Last year, Republicans unilaterally passed tax cuts that disproportionately benefited the wealthy and corporations. By giving tax cuts to wealthy Americans, particularly investors, Republicans claimed their tax bill would lead to substantial job and wage growth. Unsurprisingly, this has not happened. As an investor myself, I can tell you why: it’s because I’m not a job creator.
For decades, conservatives have credited the investor class with job growth, but the truth is that they’ve done so simply to justify giving the wealthy a tax cut. The truth is that even though I am an investor, I’m no more a job creator than any other consumer.
Our economy is 70 percent consumer driven, meaning that the vast majority of American jobs only exist because regular people go out and spend their money on things that they want and need, not because rich investors like me put our money in the stock market. When, as a consumer, I get in line to buy my iPhone I am as much a job creator as the person in front of me, regardless of the many millions I may have invested in Apple stock.
Some may argue that large employers like Apple could not exist, or employ anyone, without investments from people like me, but that’s not really true either.
Companies like Apple only exist if consumers buy their goods and services. For example, if the next five iPhones models were terrible and everyone stopped buying Apple products, there is nothing investors could do to save it. The best they could do would be propping it up with more funds to hold off the inevitable collapse.
Despite what some might think about the stock market, an increase in Apple share prices does not mean more jobs have been created at the company, or that Apple has more working capital. Apple shares, like shares for any other company, become more valuable because the actual business, sales of iPhones, iPods, etc., has grown. Apple’s growing stock prices isn’t the cause of its success, rather, it’s the result. The consistent influx of cash from consumers is what has enabled it to grow to the size it is now. The same can be said for all companies.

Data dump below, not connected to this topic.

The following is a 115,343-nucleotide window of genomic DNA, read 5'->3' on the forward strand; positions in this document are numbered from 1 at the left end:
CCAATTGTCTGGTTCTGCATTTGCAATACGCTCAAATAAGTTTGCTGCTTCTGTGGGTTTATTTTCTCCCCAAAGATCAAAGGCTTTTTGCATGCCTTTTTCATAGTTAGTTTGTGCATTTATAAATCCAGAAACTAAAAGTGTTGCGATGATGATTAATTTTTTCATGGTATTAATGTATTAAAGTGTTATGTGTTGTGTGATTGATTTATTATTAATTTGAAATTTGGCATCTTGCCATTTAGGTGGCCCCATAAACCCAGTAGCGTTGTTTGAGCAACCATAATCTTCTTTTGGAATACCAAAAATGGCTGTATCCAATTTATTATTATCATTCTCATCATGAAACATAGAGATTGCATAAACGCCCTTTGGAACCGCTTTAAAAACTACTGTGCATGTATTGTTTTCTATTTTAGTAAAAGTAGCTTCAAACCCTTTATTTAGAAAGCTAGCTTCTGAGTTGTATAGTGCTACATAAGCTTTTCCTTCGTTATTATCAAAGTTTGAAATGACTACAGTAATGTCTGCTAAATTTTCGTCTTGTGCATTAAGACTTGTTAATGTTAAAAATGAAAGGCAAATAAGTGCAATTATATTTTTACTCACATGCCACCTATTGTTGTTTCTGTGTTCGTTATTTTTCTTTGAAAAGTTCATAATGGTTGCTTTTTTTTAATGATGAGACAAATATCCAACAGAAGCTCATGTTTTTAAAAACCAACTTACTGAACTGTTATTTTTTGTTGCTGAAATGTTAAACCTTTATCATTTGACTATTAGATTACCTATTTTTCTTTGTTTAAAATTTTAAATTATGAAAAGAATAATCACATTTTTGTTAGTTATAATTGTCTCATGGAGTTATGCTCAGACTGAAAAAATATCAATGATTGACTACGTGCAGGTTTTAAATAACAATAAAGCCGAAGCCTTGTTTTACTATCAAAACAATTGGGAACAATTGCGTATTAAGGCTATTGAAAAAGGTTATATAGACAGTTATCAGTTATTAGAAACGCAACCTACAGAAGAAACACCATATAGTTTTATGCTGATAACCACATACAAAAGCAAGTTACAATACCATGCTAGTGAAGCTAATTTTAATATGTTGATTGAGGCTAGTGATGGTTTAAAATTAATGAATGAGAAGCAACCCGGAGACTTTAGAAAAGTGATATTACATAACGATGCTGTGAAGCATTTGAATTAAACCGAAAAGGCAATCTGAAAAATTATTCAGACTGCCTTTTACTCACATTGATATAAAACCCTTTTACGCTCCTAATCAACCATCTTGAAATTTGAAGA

Customers, empowered by a healthy economy in which they have the funds to consume products and services, create jobs. Regardless of what investors do or do not do, if customers do not buy their products a business will collapse and its workers will be out of a job. If all I do is invest money, albeit, strategically, in different funds, and company shares, hoping to see some return from it, I am not hiring anyone, and I am certainly not raising wages. I am but one part of our economic system, and not nearly the most important. I am simply trading investments with other investors, not building companies or creating jobs.
Despite this, Trump’s administration is looking into giving investors like myself another tax cut, this time by indexing to inflation the cost basis used to calculate the capital gains rate. Doing so, along with pushing Tax Cuts 2.0, would be an economic disaster for the working class. Not only will it cost $600 billion to make last year’s tax cuts permanent, but indexing the capital gains rate to inflation is estimated to be another $100 billion added to the deficit. None of these changes are in the working class’s favor.
Polls have already proven last year’s Tax Cuts and Jobs Act is more unpopular than it’s ever been. This is because the truth that it was just a giveaway to the wealthy has been made clear by study after study. We cannot allow Republicans to campaign on the lie that the middle class is better off than they were last year, and we should not allow them to pass further tax cuts that go straight to the top 1 percent. I didn’t need a tax cut last year, and I won’t create jobs if I’m given another one. If Congress wants to reward job creators, it should stop giving investors like me preferential treatment and start helping the real job creators in this country: The American people.